In the middle of the official meeting, the activist sent her a direct text to her phone.

“Your name will be all over the papers,” he warned, according to Lee Eng.

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“We know there are racists that supported you,” he continued. “You are trying to delay this. It has nothing to do with budget.”

She spoke out and said she had received a text from an activist and had concerns for her safety.

Then the blowback began. Moos and his supporters demanded her resignation, started showing up regularly at city council meetings to repeat their concerns and pressured other council members to censure Lee Eng.

Moos said during one meeting that “Lynette, your false accusations have increased the odds that I could be killed by the police,” according to the San Jose-based Mercury News.

He likened himself to Emmett Till, the 14-year-old Black Chicago boy lynched and mutilated by a Mississippi mob in 1955 after a White woman falsely accused him of a minor offense.

But according to Freddie Wheeler, a city resident who has defended Lee Eng from Moos’ supporters, Moos is the son of a doctor and a tech CEO, living in Silicon Valley and in his senior year at the University of Oregon. He founded a Black Lives Matter-aligned group called Justice Vanguard to advocate for social justice in his community.

“The idea that police are gonna shoot him is so ludicrous that it’s actually outrageous,” Wheeler said.

Moos has maintained that his texts were not threats, and even wrote as much in one of them, explicitly stating that they were “in no way a threat of any kind.”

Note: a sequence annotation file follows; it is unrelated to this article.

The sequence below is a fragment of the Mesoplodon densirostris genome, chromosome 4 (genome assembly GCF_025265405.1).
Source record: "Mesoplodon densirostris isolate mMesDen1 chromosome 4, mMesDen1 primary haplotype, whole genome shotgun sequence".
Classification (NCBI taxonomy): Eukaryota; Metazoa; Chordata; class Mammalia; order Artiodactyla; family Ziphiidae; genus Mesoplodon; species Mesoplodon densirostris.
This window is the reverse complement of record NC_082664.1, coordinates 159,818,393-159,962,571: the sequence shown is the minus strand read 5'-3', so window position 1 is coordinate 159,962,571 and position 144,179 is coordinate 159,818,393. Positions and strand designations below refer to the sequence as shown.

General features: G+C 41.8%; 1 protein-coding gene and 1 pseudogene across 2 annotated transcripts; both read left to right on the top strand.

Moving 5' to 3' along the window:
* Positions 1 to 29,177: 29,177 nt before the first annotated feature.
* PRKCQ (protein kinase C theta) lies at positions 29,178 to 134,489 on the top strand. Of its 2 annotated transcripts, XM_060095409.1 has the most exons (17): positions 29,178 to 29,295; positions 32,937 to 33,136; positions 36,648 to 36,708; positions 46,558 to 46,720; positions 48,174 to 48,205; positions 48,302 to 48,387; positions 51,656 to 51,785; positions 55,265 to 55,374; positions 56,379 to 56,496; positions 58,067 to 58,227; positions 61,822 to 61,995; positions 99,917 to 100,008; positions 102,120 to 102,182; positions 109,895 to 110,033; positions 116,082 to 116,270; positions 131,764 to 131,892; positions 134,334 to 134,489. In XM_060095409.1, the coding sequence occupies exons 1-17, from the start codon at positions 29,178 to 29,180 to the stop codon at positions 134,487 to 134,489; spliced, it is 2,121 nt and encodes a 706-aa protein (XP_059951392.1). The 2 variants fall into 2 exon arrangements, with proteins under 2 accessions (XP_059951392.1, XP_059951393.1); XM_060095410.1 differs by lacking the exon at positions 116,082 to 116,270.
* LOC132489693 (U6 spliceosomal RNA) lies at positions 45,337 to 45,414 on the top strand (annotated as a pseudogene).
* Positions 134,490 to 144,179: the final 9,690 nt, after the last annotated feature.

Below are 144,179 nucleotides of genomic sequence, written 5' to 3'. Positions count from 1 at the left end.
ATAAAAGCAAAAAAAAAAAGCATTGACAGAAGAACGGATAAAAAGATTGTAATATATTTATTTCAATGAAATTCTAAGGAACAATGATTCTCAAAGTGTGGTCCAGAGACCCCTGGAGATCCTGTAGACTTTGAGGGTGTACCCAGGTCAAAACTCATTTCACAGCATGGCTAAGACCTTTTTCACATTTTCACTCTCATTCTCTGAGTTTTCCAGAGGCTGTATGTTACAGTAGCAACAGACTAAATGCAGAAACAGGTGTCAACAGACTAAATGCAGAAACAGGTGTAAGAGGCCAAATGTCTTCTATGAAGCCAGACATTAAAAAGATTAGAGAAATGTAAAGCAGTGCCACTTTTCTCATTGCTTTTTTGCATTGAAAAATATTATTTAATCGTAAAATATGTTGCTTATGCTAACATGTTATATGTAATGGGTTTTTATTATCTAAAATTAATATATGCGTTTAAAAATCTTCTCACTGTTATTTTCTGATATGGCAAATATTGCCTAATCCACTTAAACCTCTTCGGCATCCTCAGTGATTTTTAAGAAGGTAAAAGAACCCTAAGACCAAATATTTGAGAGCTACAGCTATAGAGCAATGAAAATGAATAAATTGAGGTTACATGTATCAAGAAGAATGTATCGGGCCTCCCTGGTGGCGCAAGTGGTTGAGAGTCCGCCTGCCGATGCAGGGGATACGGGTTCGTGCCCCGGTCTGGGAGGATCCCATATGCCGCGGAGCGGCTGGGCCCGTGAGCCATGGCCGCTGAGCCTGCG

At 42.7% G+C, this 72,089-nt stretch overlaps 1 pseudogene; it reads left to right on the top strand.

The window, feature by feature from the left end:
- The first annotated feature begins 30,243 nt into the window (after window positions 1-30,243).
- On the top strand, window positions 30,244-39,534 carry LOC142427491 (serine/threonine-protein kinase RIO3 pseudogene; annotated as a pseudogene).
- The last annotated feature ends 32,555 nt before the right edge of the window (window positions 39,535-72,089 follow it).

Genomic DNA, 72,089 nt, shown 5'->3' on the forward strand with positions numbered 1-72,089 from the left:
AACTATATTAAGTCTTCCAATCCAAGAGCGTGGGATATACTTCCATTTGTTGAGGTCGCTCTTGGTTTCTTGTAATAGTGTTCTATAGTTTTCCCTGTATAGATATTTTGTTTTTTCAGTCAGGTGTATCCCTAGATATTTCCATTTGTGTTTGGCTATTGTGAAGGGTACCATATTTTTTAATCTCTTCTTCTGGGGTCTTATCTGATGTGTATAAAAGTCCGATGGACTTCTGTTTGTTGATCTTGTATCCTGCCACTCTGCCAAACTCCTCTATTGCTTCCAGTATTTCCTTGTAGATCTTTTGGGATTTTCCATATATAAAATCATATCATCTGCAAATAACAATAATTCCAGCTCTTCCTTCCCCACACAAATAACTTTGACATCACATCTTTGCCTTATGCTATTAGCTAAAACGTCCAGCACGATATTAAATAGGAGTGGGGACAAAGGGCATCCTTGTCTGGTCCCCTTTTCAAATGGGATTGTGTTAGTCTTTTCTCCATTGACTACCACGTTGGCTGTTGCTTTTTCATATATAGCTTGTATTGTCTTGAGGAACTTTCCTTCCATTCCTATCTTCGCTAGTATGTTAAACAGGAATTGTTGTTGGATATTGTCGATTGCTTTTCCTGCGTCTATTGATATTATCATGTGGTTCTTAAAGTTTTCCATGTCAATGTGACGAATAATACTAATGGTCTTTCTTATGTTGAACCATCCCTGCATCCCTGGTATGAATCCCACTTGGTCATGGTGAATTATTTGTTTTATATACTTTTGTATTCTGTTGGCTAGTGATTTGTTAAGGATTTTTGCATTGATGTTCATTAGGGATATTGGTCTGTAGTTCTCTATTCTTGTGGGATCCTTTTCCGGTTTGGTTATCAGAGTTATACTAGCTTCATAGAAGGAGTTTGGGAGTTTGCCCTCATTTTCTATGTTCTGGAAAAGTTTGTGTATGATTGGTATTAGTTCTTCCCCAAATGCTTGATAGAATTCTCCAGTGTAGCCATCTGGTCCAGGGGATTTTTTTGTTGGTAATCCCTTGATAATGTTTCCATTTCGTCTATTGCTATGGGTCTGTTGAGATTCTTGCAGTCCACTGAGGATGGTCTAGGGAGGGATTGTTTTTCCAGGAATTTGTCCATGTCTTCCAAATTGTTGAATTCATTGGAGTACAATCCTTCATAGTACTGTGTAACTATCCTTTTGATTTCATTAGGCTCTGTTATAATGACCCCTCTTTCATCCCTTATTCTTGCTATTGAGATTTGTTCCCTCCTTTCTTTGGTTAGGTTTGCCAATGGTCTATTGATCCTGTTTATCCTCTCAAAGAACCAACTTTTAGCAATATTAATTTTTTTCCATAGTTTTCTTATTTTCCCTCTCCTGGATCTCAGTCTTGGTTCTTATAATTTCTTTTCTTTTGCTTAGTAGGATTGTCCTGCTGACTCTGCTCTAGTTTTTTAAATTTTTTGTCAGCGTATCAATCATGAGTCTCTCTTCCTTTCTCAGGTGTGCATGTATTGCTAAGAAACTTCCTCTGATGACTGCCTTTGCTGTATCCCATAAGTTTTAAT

And his repeated insistence on that point attracted local media outlets and some residents to begin claiming she had falsely accused him of making a direct threat to her and her family.

But considered in the greater context, Lee Eng said it’s easy to feel unsafe when going against the grain.

She points to a national rise in hate crimes targeting Asian Americans as well as mob gatherings at other Bay Area officials’ homes that included vandalism, graffiti and flag burning.

She said that the texts didn’t have to include a direct threat of physical violence from Moos to make her fear for her safety. 

She also said the concerted effort to shame and intimidate her makes it difficult to do her job and could likely discourage “good people to step up to run for office in the future.”

“I support social justice issues, social justice matters,” she said. “I pushed for implicit bias training within the city. I am not a racist.”

At least two residents spoke up in support of the councilwoman at a recent meeting, according to the Los Altos Town Crier. They noted the rise in hate crimes targeting Asian Americans across the US as well as mob bullying focused directly on Lee Eng. They also noted that her campaign signs had been defaced last year with the word “racist.”

Wheeler was one of those residents.

“Are you showing her the same lack of respect you accuse others of showing you by not believing her?” she asked Moos’ supporters.